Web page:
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The Playing Field
April 29, 2009 11:14 AM   Subscribe

In the town of Wilson, North Carolina, an ISP battle is underway that could have implications across the entire United States. When Greenlight began offering cheaper and faster internet service to the town's residents, Embarq and Time Warner couldn't compete. So they responded by sponsoring legislation that "would effectively either cripple or ban the service all together", and backing this up by phoning local residents to urge their support. The city of Wilson has responded: "[Embarq and Time Warner] don't want to level the playing field. They want to be the only team on the field." Time Warner defends the legislation, saying in part that, "Cities can cross-subsidize their service, using income from water or electric service fees to pay for the system. We can’t solict door to door. They can." (Via)
posted by Marisa Stole the Precious Thing (59 comments total) 10 users marked this as a favorite

 
Stick it to those socialists! No more gummint interference in Time Warner's regional monopoly! The only good government interference is the kind that prevents competition for those stupid shitbags at Time Warner!
posted by Mister_A at 11:20 AM on April 29, 2009 [3 favorites]


I forgot to mention, by the way, that, as owner of AOL, Time Warner really ought to eat whatever bowl of dicks life offers.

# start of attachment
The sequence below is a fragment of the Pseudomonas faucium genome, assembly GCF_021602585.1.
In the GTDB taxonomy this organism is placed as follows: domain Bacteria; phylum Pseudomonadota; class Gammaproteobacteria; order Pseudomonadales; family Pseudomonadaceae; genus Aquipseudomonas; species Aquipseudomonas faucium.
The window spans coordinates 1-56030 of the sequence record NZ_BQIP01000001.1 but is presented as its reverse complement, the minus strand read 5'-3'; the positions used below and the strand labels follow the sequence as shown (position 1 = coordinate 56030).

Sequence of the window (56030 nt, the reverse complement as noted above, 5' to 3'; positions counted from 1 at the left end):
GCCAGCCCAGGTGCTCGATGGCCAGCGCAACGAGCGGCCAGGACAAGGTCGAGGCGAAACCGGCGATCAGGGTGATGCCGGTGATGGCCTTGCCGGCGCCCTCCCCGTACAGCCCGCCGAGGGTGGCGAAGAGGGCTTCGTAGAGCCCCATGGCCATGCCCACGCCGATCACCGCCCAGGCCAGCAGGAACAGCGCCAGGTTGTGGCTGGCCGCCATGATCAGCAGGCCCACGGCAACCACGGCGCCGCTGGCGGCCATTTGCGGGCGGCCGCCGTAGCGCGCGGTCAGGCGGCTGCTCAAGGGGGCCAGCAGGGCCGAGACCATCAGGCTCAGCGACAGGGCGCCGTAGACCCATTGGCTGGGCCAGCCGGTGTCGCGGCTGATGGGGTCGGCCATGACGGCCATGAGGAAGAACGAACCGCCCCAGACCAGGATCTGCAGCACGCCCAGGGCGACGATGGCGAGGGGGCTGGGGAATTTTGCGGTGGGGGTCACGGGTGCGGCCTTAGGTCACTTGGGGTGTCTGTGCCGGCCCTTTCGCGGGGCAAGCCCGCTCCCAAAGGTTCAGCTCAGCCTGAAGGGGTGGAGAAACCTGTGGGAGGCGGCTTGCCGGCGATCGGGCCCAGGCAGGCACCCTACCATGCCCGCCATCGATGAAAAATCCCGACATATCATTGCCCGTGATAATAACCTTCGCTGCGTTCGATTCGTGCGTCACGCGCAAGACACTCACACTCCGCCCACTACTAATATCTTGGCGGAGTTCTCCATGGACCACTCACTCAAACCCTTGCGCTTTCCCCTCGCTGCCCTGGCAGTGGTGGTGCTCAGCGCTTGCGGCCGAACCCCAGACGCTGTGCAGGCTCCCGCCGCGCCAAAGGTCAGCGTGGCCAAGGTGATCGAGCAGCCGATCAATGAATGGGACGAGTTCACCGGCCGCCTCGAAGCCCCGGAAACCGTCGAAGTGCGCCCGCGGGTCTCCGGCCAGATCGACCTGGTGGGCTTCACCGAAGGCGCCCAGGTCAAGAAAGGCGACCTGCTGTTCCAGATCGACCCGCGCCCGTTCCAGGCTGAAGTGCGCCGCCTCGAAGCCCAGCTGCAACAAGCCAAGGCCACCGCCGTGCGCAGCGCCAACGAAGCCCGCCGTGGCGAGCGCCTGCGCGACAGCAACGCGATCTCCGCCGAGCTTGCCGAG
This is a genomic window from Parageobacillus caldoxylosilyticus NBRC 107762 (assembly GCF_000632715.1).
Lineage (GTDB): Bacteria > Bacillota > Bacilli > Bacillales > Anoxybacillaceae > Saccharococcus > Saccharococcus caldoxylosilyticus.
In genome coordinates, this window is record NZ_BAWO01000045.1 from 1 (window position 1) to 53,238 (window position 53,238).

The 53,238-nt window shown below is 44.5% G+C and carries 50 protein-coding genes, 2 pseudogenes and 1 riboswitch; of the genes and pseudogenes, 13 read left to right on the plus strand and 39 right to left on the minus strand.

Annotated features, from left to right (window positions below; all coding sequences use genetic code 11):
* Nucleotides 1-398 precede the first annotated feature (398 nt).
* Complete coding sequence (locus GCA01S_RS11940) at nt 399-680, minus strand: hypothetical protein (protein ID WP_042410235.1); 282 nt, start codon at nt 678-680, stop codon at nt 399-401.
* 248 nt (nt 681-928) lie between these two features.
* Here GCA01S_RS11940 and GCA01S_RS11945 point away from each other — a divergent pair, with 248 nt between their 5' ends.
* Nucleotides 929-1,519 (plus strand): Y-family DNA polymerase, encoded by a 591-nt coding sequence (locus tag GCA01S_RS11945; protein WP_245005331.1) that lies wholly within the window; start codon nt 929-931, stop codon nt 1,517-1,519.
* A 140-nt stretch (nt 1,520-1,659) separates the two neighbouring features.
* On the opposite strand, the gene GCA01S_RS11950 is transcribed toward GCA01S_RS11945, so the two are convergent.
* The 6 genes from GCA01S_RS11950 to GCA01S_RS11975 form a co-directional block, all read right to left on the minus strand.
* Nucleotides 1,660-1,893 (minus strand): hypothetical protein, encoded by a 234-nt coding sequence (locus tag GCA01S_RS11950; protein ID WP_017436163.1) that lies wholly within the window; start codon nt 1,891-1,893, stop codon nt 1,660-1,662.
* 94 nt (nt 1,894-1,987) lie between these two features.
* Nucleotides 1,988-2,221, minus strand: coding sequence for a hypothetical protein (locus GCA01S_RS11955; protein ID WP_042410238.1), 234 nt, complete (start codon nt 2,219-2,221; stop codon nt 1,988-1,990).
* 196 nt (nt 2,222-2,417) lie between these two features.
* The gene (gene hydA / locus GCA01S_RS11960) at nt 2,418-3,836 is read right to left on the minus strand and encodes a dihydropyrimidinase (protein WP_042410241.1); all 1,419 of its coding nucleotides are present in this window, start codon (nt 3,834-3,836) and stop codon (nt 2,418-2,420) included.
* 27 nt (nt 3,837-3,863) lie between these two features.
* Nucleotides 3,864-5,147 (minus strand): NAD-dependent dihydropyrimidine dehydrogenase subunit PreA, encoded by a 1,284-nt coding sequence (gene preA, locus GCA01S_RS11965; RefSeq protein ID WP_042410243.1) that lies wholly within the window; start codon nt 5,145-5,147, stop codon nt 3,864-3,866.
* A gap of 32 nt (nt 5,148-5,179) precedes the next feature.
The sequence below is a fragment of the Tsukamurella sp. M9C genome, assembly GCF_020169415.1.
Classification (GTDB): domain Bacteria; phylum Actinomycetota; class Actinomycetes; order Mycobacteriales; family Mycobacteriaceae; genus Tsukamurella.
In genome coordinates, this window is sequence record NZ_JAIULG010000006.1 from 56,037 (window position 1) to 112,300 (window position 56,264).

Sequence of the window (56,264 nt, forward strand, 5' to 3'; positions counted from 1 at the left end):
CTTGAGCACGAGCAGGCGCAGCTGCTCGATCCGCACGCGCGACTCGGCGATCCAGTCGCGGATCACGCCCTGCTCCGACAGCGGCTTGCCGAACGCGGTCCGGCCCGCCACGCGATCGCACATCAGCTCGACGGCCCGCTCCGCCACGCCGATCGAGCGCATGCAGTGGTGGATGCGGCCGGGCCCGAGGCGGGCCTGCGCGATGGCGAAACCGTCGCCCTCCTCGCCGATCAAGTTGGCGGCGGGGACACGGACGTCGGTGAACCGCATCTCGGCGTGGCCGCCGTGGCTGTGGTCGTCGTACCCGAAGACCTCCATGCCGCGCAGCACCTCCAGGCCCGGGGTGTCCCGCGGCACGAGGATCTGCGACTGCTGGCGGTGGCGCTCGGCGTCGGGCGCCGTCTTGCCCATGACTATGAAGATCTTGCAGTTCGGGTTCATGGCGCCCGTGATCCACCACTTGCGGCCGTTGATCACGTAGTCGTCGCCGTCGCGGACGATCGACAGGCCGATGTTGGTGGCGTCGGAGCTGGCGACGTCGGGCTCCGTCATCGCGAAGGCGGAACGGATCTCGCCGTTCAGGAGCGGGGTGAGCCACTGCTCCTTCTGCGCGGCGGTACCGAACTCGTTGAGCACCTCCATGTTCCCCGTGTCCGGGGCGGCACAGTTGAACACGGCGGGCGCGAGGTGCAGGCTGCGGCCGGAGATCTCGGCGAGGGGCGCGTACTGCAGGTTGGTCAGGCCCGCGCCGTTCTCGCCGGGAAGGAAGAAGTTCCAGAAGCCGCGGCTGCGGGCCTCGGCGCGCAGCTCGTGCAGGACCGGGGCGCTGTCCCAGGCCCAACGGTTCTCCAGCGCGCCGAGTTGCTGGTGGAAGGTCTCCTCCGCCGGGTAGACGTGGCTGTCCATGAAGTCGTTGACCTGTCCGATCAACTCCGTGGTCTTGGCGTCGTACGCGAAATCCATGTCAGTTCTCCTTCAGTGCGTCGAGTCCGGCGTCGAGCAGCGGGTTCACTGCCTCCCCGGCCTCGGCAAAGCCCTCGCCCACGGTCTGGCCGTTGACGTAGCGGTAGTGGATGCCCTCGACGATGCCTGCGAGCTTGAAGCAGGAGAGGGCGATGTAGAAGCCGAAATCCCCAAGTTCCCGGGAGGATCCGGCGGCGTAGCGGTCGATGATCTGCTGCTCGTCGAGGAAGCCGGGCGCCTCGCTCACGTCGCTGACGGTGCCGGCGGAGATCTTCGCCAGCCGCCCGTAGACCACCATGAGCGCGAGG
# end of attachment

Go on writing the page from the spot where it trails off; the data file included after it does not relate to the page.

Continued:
posted by Mister_A at 11:21 AM on April 29, 2009 [10 favorites]


Verizon pulled the same stunt in Pennsylvania, setting up a municipal ban on public networking services, after Philadelphia tried to get WiFi set up throughout the city. When they can't compete, these are the best laws that telecom lobbyists can buy.
posted by Blazecock Pileon at 11:22 AM on April 29, 2009


This is socialism. Evil European socialism.

Just like public roads and bridges.
posted by orthogonality at 11:23 AM on April 29, 2009 [4 favorites]


So corporations are angry that they can't monopolize a public good because the government is handling it better? Is that what this has come to? I might have had some sympathy for TWC if Wilson, NC hadn't laid their own phat pipe.
posted by cimbrog at 11:23 AM on April 29, 2009 [1 favorite]


And to think I've been pining for Verizon to offer Fios where I live, so I can finally tell Comcast to get out of my house.

[snarkasm]
Once again, inefficient Big Government screws up the Glorious Free Market.
[/snarkasm]
posted by Kirth Gerson at 11:25 AM on April 29, 2009


If there was one thing I learned from reading The Shock Doctrine (and I learned many things, all of which were extremely depressing), it was that any time a large corporation says they want to "level the playing field," or words to that effect, it means they want to wipe everyone else off the map playing field.
posted by The Card Cheat at 11:29 AM on April 29, 2009 [7 favorites]